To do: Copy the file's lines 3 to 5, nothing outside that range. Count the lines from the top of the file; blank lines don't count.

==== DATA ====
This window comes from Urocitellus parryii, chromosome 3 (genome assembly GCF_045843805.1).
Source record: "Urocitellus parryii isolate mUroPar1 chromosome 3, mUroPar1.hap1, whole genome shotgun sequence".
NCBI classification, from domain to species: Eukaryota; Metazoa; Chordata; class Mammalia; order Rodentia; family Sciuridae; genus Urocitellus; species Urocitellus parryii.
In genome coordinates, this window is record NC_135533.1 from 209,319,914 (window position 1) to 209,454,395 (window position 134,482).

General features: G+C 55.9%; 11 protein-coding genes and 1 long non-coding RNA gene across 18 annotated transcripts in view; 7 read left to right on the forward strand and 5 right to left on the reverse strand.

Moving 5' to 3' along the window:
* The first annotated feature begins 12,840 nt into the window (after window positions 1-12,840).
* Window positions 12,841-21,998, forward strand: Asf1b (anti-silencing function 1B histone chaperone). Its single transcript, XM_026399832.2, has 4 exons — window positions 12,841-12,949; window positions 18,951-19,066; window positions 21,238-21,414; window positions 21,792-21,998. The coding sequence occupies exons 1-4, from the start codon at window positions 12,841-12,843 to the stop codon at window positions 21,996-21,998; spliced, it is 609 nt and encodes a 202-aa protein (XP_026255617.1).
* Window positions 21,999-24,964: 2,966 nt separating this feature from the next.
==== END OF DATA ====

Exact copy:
NCBI classification, from domain to species: Eukaryota; Metazoa; Chordata; class Mammalia; order Rodentia; family Sciuridae; genus Urocitellus; species Urocitellus parryii.
In genome coordinates, this window is record NC_135533.1 from 209,319,914 (window position 1) to 209,454,395 (window position 134,482).

General features: G+C 55.9%; 11 protein-coding genes and 1 long non-coding RNA gene across 18 annotated transcripts in view; 7 read left to right on the forward strand and 5 right to left on the reverse strand.